Living Legend is a short Big Finish audio adventure featuring the Eighth Doctor and Charley which originally appeared on a Doctor Who Magazine cover CD back in 2003.

Big Finish have made it available for download for free on their website.

The TARDIS team stumbles into one of the saddest alien invasions ever recorded and simply seem to have some fun with it, like Mickey Bricks and the team from Hustle when they've spotted a really easy mark. With just half an hour to play about with there's never really a sense of jeopardy but that really this is about epic bantz and the bantz are indeed epic.

The Links:

Star Trek’s Most Totally Awkward Moments:
"or those not in the know, March 18 is National Awkward Moments Day, a chance to recognize and celebrate those awkward and embarrassing moments we all experience from time to time. In honor of the day, we at TrekMovie thought we’d remind you of some of our favorite awkward moments — as experienced by Star Trek characters, not by us personally."

The things that early adopters of the DVD format had to put up with:
"From widescreen issues to turning the disc over, 9 problems that early adopters of DVD did battle with."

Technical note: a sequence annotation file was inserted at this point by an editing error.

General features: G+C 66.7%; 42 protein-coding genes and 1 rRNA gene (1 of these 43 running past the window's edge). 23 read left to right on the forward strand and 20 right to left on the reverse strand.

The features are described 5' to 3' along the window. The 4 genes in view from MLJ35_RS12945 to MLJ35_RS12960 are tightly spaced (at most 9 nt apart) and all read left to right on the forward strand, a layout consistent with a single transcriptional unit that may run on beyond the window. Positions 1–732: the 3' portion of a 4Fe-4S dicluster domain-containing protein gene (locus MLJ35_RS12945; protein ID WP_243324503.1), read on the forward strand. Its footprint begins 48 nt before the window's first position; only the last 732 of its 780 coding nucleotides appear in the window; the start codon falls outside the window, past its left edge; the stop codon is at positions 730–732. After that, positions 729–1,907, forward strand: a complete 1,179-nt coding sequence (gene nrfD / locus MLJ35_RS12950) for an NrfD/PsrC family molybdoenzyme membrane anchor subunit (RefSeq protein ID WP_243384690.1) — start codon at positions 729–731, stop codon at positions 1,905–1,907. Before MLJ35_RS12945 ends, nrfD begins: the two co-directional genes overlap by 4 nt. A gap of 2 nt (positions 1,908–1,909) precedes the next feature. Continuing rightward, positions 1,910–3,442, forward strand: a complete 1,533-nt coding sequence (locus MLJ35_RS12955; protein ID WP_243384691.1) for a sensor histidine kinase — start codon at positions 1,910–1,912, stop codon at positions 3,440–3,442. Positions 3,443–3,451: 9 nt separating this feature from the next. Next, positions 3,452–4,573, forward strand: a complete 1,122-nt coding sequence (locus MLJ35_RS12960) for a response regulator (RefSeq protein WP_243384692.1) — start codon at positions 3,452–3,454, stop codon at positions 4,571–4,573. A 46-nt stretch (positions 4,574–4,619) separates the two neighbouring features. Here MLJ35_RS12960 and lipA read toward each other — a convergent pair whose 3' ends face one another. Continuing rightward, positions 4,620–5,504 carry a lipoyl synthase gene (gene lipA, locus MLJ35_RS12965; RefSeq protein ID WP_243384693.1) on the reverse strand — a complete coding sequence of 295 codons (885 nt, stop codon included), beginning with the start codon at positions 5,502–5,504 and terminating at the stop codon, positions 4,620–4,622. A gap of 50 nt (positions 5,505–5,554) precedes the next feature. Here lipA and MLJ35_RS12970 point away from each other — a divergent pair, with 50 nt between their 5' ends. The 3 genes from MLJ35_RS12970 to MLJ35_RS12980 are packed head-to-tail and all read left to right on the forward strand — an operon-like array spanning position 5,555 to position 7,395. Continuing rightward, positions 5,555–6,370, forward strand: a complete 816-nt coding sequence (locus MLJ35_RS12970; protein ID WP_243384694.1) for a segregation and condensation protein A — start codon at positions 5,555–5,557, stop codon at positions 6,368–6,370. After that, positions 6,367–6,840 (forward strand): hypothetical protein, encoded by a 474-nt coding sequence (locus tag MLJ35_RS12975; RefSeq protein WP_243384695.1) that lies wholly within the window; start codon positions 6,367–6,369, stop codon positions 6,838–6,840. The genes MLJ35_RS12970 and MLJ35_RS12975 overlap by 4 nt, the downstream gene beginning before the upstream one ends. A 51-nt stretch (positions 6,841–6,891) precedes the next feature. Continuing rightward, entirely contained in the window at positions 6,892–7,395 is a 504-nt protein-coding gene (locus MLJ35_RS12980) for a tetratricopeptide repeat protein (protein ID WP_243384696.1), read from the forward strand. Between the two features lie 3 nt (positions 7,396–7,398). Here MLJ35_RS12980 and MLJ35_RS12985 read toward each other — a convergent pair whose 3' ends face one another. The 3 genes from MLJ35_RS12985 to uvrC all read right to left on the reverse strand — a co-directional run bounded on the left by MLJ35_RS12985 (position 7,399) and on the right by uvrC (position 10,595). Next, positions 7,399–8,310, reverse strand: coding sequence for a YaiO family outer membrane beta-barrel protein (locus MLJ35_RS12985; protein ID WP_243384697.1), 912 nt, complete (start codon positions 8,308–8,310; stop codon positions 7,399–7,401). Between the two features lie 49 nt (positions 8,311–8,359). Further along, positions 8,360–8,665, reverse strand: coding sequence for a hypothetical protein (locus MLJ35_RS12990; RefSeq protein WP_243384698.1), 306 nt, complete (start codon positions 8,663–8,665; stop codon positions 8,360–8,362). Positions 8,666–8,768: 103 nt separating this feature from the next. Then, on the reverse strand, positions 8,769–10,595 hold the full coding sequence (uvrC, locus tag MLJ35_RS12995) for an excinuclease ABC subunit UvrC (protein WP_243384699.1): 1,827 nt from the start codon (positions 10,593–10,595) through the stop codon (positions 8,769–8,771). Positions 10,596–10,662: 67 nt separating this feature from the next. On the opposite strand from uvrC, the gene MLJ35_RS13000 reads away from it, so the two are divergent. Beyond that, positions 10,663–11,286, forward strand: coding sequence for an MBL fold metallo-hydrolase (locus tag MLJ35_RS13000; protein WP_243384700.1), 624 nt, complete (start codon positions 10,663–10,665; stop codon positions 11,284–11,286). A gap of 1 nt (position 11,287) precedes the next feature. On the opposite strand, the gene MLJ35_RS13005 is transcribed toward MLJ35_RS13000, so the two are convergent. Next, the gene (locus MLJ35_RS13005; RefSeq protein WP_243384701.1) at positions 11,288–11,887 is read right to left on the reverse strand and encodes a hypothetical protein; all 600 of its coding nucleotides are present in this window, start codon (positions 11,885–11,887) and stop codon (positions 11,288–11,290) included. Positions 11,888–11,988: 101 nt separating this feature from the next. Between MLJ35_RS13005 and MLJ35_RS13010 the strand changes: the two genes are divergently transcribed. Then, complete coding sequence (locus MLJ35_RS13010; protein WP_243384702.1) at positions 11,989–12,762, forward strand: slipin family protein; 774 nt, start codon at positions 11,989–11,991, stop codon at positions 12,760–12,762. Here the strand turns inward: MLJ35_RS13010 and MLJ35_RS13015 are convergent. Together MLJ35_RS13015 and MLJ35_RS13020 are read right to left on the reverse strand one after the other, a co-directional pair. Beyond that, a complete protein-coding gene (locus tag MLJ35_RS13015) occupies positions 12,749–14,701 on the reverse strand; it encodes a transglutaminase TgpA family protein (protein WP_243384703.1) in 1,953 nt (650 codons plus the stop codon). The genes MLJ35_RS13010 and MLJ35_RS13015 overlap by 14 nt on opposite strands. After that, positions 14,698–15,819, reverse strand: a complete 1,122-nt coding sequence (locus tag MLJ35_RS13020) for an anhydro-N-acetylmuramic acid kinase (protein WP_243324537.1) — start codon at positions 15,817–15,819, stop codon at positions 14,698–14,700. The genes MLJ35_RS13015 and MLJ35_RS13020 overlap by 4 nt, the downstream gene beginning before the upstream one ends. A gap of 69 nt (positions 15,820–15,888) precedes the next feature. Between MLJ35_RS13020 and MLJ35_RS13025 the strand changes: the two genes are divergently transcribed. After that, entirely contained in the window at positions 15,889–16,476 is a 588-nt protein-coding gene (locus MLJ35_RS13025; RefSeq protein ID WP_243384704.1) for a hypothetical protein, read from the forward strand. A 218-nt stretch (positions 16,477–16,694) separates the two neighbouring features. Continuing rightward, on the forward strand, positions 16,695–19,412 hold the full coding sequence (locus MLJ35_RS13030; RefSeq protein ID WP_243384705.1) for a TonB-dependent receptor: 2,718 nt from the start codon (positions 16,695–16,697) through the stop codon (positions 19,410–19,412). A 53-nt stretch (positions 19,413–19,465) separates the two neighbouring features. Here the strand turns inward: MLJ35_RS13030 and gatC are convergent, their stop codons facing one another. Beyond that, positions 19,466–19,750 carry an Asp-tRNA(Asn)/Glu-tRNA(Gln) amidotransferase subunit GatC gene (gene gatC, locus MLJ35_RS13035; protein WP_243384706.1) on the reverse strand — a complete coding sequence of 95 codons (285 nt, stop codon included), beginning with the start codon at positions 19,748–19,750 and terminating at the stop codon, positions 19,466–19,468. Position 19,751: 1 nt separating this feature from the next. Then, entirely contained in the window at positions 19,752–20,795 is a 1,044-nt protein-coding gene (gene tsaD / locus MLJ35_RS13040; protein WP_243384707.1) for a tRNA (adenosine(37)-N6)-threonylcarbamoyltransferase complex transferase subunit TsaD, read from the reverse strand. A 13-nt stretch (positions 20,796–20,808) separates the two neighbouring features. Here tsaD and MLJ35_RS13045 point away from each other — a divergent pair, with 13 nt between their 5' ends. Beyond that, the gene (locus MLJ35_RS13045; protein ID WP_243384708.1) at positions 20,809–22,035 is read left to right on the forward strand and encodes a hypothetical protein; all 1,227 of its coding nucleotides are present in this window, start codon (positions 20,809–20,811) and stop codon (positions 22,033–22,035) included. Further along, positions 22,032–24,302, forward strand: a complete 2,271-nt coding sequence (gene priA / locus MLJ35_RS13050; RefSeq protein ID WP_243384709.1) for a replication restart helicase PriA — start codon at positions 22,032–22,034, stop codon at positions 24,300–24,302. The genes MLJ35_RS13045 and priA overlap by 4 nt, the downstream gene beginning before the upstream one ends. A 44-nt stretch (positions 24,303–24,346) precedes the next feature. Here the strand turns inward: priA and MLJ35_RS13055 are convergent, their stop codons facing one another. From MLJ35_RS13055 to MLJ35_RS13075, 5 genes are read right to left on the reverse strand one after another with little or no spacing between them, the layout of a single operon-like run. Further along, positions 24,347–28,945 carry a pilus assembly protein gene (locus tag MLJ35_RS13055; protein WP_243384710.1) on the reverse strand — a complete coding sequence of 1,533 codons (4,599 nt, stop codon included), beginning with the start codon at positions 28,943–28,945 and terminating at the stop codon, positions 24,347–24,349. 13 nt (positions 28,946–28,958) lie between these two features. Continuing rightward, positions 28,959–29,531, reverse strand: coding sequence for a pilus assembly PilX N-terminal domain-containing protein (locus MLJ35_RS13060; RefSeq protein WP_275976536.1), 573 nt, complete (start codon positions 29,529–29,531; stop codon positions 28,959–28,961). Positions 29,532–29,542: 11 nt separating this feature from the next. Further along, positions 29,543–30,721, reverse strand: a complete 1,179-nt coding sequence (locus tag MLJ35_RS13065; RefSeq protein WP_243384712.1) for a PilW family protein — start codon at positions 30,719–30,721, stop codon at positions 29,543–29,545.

Conservation Stories: Henri Rousseau’s The Sleeping Gypsy:
"Removing a century of treatments reveals the iconic painting anew."

17 Absolutely Heartbreaking Pictures Of Celebrities In Quarantine:
"I'm tearing up."

Film Academy Evaluating "All Aspects" of Coronavirus Impact For Oscars:
"The Academy faces a dilemma over Oscars eligibility as studios push back release dates or opt to debut theatrical films on VOD as cinemas go dark."

The Moviegoer: Our Critic Misses Sitting in the Dark With You:
"On the pleasures, now suspended, of going to the movies, even in the age of streaming."

Culture In Quarantine: bringing arts and culture into the home (BBC):
"In almost every aspect of our lives, the past week has been amongst the most testing in modern history. We are concerned for the health of our communities, and the businesses and services that makes our society so vibrant."

Virtual gallery-going via the BBC:
"... I thought I would explore how galleries and museums in Britain started to collaborate with the BBC, initially on radio and then, as early as November 1936, on television too."